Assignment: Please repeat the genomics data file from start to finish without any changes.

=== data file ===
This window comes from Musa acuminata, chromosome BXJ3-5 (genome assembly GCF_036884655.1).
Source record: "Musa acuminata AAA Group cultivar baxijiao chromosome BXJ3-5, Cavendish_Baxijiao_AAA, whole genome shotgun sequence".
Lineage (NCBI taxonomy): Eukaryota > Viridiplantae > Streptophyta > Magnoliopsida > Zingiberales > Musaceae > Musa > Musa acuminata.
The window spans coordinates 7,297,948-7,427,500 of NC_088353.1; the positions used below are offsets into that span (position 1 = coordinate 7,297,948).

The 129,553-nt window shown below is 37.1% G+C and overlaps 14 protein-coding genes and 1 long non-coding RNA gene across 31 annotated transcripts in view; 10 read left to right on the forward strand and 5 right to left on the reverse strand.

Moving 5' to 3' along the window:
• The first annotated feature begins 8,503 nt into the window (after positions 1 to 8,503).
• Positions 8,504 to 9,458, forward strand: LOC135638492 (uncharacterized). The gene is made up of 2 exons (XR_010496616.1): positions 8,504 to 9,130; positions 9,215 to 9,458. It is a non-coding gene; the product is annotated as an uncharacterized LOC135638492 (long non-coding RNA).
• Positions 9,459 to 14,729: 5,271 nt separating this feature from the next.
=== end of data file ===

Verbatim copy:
This window comes from Musa acuminata, chromosome BXJ3-5 (genome assembly GCF_036884655.1).
Source record: "Musa acuminata AAA Group cultivar baxijiao chromosome BXJ3-5, Cavendish_Baxijiao_AAA, whole genome shotgun sequence".
Lineage (NCBI taxonomy): Eukaryota > Viridiplantae > Streptophyta > Magnoliopsida > Zingiberales > Musaceae > Musa > Musa acuminata.
The window spans coordinates 7,297,948-7,427,500 of NC_088353.1; the positions used below are offsets into that span (position 1 = coordinate 7,297,948).

The 129,553-nt window shown below is 37.1% G+C and overlaps 14 protein-coding genes and 1 long non-coding RNA gene across 31 annotated transcripts in view; 10 read left to right on the forward strand and 5 right to left on the reverse strand.

Moving 5' to 3' along the window:
• The first annotated feature begins 8,503 nt into the window (after positions 1 to 8,503).
• Positions 8,504 to 9,458, forward strand: LOC135638492 (uncharacterized). The gene is made up of 2 exons (XR_010496616.1): positions 8,504 to 9,130; positions 9,215 to 9,458. It is a non-coding gene; the product is annotated as an uncharacterized LOC135638492 (long non-coding RNA).
• Positions 9,459 to 14,729: 5,271 nt separating this feature from the next.